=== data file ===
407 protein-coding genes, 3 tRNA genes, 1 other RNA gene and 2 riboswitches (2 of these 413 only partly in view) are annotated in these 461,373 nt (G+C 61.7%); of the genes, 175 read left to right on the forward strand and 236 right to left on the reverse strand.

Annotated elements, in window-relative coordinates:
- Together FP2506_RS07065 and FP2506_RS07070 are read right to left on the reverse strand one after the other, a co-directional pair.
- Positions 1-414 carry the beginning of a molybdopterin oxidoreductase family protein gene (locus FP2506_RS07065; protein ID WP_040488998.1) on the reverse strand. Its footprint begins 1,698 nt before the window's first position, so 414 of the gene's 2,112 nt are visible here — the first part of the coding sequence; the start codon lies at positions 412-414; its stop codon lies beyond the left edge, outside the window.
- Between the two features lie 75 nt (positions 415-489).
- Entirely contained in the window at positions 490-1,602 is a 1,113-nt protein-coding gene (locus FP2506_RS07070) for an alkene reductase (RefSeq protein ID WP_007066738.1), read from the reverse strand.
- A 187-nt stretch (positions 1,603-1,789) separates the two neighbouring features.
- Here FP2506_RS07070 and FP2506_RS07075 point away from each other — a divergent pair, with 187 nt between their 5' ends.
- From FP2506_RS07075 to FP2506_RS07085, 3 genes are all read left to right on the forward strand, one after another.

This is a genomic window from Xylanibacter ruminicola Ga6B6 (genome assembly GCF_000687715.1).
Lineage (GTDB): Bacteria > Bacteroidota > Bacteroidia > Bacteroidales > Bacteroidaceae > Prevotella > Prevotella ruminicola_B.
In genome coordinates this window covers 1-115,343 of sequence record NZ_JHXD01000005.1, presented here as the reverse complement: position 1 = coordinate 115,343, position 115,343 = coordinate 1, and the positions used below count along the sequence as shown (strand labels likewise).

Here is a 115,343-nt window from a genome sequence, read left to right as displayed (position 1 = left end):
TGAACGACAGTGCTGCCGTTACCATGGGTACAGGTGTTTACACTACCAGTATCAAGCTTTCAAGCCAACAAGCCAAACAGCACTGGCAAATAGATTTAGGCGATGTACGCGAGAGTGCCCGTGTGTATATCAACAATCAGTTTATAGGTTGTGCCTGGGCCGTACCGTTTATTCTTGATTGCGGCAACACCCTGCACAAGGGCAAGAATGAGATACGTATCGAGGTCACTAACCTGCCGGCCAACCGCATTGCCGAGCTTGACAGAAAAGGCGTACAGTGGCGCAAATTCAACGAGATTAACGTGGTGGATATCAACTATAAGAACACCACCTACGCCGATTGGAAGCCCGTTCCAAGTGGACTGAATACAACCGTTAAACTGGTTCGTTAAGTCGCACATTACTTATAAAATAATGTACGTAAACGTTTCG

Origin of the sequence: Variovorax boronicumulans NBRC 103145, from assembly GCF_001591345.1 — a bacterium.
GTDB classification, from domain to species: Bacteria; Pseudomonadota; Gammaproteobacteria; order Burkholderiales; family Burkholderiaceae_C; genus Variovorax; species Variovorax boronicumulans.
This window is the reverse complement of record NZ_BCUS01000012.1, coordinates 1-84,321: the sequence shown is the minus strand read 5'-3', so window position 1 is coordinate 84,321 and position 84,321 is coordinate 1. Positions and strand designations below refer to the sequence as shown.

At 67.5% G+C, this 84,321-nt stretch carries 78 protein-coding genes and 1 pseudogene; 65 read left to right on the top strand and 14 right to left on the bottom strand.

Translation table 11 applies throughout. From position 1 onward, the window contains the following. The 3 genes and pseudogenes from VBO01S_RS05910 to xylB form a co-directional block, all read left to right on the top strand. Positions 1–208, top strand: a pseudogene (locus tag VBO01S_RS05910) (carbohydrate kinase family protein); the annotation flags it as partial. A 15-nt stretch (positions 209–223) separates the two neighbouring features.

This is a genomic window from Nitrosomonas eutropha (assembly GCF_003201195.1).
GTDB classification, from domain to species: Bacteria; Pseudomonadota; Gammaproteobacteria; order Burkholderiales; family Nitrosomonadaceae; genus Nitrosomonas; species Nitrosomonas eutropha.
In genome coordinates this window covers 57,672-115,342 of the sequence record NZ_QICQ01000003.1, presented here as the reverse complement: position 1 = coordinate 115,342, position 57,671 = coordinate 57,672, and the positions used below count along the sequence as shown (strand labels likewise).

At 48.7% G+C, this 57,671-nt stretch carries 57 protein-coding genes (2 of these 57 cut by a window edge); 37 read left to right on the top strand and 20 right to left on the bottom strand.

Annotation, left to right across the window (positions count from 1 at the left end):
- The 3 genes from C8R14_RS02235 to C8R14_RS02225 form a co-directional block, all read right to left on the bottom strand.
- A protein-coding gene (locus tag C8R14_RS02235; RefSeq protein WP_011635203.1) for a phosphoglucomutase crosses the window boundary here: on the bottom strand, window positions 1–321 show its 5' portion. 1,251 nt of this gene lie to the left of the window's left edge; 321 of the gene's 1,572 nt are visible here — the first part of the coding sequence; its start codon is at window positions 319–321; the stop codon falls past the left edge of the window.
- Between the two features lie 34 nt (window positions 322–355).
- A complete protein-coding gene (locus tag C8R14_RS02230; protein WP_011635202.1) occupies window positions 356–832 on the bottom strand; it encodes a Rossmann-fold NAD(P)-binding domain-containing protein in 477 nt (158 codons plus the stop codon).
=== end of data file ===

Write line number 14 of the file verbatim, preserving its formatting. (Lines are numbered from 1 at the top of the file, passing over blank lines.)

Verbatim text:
TGAACGACAGTGCTGCCGTTACCATGGGTACAGGTGTTTACACTACCAGTATCAAGCTTTCAAGCCAACAAGCCAAACAGCACTGGCAAATAGATTTAGGCGATGTACGCGAGAGTGCCCGTGTGTATATCAACAATCAGTTTATAGGTTGTGCCTGGGCCGTACCGTTTATTCTTGATTGCGGCAACACCCTGCACAAGGGCAAGAATGAGATACGTATCGAGGTCACTAACCTGCCGGCCAACCGCATTGCCGAGCTTGACAGAAAAGGCGTACAGTGGCGCAAATTCAACGAGATTAACGTGGTGGATATCAACTATAAGAACACCACCTACGCCGATTGGAAGCCCGTTCCAAGTGGACTGAATACAACCGTTAAACTGGTTCGTTAAGTCGCACATTACTTATAAAATAATGTACGTAAACGTTTCG